Point Reyes Light (California
Rick Mofina's Books
Kate Page series
Jack Gannon series
The Panic Zone
Jason Wade series
The Dying Hour
No Way Back
Blood of Others
If Angels Fall
A Lifetime Burning in a Moment
Penguin Book of Crime Stories
Dead in the Water
Paperback: 312 pages
Publisher: Rendezvous Press
Read an excerpt below from Rick's short story.
John Devlin knew the boys who lived in the clapboard houses by the railroad tracks not only liked beating him up, but needed to beat him up.
He was the only part of their lives they could defeat because he didn’t dare hit them. Not like their fathers, who were always reeking of beer and cigarettes, or bruised mothers drowning in guilt.
“We can do whatever we want to you,” the biggest boy with the broken tooth would punch Devlin’s face and stomach, always failing to make him cry. “Nobody’s ever going to stop us.”
It was understandable then that years later colleagues at his firm would tell you that Dev, the quiet son of a widowed math teacher, listened more than he talked, as if conversation were a form of confrontation, something he had averted since the dark days of his boyhood by the railroad tracks.
As an actuary Devlin took comfort in the parameters, calculations and sums of an orderly world where everything added up. But whenever life required him to deal with mundane matters, he felt out of place. Like today, with Blake, his little boy, waiting with him in the checkout line at the auto parts store.
The air smelled of rubber, echoed with compressors and the clank of steel tools dropped in the repair bays. This was a domain of greased-stained knuckles, rolled shirt sleeves and tattooed arms; of two-day growths, ballcaps and T-shirts emblazoned with skulls, flames and creeds on living, dying.
Devlin had come to buy a pea-sized bulb for his Ford’s dome light.
In line ahead of them a boy, a stranger slightly taller than Blake, turned and eyeballed Blake from head to toe. The boy’s face oozed contempt before he drove his fist into Blake’s shoulder. Blake tensed then retaliated with a punch just as the bigger boy’s father turned to see it. The man fired glances at Blake and Devlin then drew himself to his full height. He had a scar on his chin and a toothpick in the corner of his mouth.
“What the hell’re you doin’?”
Alarm rang in Devlin’s ears.
“Nothing,” he said. “I mean, it was a mistake. Blake, apologize.”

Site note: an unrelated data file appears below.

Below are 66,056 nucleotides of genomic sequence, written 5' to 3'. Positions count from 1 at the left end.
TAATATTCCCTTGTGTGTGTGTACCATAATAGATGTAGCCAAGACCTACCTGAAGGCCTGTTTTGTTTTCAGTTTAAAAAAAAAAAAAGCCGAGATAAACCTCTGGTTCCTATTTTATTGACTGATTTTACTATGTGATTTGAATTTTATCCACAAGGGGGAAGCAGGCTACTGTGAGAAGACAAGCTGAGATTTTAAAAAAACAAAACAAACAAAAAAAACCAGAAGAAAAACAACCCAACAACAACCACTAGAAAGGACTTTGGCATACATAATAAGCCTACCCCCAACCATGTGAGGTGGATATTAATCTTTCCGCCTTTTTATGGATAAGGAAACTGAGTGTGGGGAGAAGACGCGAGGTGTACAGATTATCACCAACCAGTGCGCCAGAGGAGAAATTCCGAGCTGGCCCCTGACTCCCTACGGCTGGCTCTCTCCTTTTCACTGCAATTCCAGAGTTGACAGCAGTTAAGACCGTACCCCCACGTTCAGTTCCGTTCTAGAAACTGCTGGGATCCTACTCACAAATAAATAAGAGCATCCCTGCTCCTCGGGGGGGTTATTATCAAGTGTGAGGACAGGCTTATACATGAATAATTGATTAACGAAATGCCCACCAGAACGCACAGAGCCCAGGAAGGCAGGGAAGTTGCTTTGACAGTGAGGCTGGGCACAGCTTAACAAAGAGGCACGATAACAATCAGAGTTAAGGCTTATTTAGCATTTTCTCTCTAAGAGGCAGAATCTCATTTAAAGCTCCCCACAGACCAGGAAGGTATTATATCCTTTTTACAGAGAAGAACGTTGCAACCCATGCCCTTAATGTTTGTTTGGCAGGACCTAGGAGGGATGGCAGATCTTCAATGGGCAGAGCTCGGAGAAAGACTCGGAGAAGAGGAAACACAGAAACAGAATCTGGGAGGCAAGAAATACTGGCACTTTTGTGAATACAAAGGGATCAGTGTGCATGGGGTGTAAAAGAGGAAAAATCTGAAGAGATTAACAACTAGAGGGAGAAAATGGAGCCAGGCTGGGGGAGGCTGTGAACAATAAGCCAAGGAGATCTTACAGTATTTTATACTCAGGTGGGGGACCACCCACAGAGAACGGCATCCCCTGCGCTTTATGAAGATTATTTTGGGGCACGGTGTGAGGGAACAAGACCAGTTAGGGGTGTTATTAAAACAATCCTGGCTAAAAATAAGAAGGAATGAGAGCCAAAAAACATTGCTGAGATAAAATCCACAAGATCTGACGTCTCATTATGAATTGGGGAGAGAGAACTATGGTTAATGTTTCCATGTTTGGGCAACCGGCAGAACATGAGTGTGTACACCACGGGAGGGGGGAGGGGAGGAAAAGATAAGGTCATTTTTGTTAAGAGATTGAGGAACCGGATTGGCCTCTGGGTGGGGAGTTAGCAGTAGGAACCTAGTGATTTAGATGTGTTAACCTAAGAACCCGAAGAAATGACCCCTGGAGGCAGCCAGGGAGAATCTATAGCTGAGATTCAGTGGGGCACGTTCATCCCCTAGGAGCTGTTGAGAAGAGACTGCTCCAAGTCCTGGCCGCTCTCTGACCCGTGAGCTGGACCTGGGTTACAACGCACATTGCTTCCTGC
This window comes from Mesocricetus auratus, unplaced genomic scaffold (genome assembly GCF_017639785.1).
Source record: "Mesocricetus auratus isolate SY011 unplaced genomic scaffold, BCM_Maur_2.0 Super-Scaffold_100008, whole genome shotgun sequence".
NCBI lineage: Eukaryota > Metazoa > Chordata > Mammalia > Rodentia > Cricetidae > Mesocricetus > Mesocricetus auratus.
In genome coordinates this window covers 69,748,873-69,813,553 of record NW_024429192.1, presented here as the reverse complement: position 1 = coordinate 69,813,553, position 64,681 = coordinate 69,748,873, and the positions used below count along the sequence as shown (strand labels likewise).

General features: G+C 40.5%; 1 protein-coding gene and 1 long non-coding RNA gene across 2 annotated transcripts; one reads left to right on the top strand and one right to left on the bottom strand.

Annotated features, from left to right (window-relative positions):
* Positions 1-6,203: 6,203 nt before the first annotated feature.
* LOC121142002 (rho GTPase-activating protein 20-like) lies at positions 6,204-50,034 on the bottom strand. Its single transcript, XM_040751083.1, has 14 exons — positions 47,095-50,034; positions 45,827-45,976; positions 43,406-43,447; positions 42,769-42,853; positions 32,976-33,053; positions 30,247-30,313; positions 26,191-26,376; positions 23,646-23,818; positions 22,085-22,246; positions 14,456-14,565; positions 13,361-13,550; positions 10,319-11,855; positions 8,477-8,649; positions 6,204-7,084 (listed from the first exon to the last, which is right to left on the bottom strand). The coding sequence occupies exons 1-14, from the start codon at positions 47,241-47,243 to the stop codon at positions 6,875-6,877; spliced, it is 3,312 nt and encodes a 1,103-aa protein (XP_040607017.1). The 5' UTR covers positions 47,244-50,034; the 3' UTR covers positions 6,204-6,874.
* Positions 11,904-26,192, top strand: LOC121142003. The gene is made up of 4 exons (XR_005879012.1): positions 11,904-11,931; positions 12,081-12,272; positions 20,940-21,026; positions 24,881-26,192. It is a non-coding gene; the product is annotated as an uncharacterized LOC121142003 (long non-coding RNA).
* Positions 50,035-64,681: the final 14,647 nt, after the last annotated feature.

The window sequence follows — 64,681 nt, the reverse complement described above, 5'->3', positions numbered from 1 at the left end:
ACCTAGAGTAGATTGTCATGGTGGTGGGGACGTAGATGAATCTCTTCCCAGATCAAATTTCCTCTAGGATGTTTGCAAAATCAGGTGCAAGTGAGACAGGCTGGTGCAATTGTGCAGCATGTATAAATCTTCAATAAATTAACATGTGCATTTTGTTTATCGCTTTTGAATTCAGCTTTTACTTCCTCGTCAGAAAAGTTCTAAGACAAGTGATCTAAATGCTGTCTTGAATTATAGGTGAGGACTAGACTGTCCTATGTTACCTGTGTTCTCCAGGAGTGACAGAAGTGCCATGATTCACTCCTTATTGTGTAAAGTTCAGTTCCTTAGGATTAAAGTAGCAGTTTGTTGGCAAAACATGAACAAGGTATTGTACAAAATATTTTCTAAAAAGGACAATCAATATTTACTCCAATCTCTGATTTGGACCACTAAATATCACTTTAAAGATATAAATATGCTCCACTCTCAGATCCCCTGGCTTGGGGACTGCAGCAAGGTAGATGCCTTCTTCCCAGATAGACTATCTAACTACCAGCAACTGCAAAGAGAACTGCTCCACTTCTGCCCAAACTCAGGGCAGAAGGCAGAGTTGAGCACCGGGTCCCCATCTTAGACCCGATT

“But Dad?” Blake’s face reddened.
“We’re sorry. Blake, say you’re sorry.”
“But he started it.”
“Did not!” the bigger boy said.
“Liar!” Blake said.
“All right. Okay,” Devlin laughed nervously. “Just a little harmless horseplay. We’re terribly sorry.”
At that, the other man’s height appeared to increase as he assessed Devlin. The stranger shifted his toothpick, sucked air through his teeth then reduced Devlin to a waste of his time and turned away.
In the car, Devlin smarted from the incident but tried to conceal it as he struggled to replace the tiny bulb in the parking lot. He exaggerated his concentration, giving significance to an insignificant task. His sweating fingers lost their grip and he lost the bulb under his seat.
“Can we just go Dad?” Blake asked.
Driving home, Devlin found his son’s face in the rear view mirror and the sting of shame for having let him down.
“You have to understand something, son.”
Blake watched strip malls roll by.
“Non-violence is the best way to handle these situations.”
Blake said nothing.
“It’s just wise to back off. Because you never know how these things are going to go. You just never –”
“It’s all right, Dad.”
And with those words and with his tone, Devlin’s nine-year-old boy had passed judgement on him. Devlin was guilty of a monumental failing. He had been tested and shown to be a father incapable of defending his son.
At dinner that evening, Blake never revealed to his mother and his older sister what had happened. Neither did Devlin. It was not mentioned in the morning when they packed their Ford before setting off for their family vacation to the lake in eastern New Brunswick.
But it was all Devlin could think about.
It weighed on him as they drove through the rolling hills and low rugged highlands that straddled the border with Maine. They dropped the windows and cracked the sunroof. Elise, his wife, was barefoot, wearing shorts, a summer top and sunglasses. Her hair flowed in the breezes. Annie, their daughter, was listening to CDs and snapping through Wired magazine. Blake took in the countryside blinking thoughtfully at the forests.
Watching him, it dawned on Devlin that Blake’s reaction to the kid in the store was heroic. That in a split second he’d made a clear, morally justified choice to defend himself. Something he’d lacked the courage to do. But Blake was a boy, hardly mature enough to fathom the consequences, or appreciate the ramifications of a conflict. At least that’s how Devlin tried to rationalize it as the miles passed. . . . . .